The next step in the SVG process is developing the specifications for future versions of the SVG language, as well as profiles of SVG that target particular application areas. This document addresses the requirements of three specifications, SVG 1.1, SVG 1.2 and SVG 2.0. SVG 1.1 is a modularized version of SVG 1.0, including errata from SVG 1.0 and the minumum number of new features needed to develop an SVG profile for mobile devices [SVG Mobile Requirements] [SVG Mobile Profiles]. SVG 1.2 is a "dot-release" increment to the SVG 1.1 language, adding the most needed and most requested new features to SVG without being a major revision. SVG 2.0 will include the additional SVG 1.1 and SVG 1.2 features, and other new features of value to the SVG community. Parallel to the development of these versions of SVG, the SVG Working Group will develop a number of profiles for SVG (e.g. full SVG, SVG Tiny and SVG Basic for mobile or resource-limited devices and an SVG Printing profile). This document describes the requirements for the 1.1, 1.2 and 2.0 versions of the SVG Specification, with labels suggesting which version of the specification may meet the requirement.

Drafts of SVG 1.1 are already available [SVG 1.1]. A first draft of the future SVG 1.2 specification is expected within a month of this requirements document being posted for public review. A first draft of SVG 2.0 is expected before the end of 2002. All three specifications will be developed taking into account:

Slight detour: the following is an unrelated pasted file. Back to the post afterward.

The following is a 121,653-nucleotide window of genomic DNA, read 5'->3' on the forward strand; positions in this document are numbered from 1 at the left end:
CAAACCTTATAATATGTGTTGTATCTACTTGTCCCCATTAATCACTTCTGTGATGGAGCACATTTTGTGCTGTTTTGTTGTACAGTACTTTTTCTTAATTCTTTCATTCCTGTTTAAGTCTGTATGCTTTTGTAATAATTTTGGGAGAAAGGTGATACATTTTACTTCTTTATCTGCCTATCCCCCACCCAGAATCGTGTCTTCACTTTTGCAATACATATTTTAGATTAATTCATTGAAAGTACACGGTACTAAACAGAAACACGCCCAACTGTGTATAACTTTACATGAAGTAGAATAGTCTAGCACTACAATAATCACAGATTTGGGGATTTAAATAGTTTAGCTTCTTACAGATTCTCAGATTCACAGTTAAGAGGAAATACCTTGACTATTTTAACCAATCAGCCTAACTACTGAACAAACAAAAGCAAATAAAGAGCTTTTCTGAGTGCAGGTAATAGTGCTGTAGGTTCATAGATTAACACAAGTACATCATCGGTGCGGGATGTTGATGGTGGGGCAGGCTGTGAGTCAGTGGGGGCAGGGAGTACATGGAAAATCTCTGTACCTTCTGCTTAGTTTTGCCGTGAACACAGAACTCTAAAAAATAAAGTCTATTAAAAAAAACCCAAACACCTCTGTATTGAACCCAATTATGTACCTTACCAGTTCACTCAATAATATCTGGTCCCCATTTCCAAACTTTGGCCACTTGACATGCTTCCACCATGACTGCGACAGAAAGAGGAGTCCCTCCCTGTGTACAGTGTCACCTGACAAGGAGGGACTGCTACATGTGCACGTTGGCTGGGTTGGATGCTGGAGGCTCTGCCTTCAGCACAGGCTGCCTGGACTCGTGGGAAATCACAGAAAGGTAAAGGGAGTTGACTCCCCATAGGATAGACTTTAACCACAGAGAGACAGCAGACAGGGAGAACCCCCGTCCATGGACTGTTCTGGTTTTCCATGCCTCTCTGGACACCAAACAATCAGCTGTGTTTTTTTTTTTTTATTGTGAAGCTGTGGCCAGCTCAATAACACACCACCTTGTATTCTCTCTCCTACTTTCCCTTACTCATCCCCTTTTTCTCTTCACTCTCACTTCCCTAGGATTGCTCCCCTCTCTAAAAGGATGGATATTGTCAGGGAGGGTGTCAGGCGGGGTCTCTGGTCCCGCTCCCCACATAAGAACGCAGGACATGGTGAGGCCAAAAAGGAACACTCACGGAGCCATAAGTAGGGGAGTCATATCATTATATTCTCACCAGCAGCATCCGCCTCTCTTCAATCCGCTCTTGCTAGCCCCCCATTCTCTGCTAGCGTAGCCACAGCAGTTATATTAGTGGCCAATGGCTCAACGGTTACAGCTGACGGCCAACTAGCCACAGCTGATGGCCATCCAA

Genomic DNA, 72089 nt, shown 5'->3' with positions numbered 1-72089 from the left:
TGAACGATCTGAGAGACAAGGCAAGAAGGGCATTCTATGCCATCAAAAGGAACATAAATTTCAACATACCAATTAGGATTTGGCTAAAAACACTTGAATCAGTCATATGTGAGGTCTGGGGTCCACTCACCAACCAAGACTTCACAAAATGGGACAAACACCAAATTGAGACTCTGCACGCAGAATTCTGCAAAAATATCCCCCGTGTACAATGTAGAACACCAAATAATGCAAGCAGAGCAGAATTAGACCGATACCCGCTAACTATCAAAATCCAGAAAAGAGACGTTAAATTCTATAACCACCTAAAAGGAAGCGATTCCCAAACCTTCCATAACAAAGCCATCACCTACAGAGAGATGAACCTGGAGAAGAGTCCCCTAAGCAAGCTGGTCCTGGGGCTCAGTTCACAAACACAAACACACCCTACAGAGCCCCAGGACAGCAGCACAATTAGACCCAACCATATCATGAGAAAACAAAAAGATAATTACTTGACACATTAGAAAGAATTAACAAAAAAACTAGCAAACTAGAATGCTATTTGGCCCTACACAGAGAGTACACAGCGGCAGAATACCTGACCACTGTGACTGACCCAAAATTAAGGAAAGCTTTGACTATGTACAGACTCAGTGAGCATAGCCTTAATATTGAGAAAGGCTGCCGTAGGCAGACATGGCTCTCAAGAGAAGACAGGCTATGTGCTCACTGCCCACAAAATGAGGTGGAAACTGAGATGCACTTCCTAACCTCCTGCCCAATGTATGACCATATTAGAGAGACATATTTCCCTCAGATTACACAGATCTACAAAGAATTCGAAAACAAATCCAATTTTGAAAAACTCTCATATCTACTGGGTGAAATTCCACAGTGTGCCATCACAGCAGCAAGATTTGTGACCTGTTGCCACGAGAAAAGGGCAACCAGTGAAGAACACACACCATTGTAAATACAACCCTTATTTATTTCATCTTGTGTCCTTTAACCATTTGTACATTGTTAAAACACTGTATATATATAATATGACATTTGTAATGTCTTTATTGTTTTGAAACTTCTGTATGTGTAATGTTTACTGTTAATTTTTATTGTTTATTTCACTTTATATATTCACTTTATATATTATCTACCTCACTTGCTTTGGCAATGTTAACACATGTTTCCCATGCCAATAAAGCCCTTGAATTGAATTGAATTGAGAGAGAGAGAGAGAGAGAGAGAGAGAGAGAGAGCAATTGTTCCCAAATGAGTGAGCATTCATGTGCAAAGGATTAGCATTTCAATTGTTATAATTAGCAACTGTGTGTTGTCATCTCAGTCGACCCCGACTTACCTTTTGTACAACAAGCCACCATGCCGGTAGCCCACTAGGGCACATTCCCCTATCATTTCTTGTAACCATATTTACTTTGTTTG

2. Design Principles

The following design principles will be considered for SVG 1.1/1.2/2.0. These principles complement the list in the SVG 1.0 requirements document [SVG 1.0 Requirements].

2.1. General

  1. SVG 1.1/1.2/2.0 should be targeted as a standard feature on desktops (web browsers, graphical applications, authoring tools, file interchange), mobile and small devices (browsers, user interfaces, automotive systems), printers and industrial applications.
  2. SVG should be able to describe the common and extended feature set of today's graphical authoring environments, both tools and programs. SVG should be a common export format in these applications.
  3. It must be possible to define a profile (subset of SVG) that can be implemented on devices with resource constraints. For example, a mobile device may not have the display resolution or processing power for all SVG elements, and it should be possible to create content that can be viewed on such a device.
  4. New features in the specification should be accompanied by a comprehensive test suite exercising the feature. An essential requirement in the W3C process is the demonstration that all features in a specification can be implemented. Therefore, implementation feedback will play a large part in the specification's design.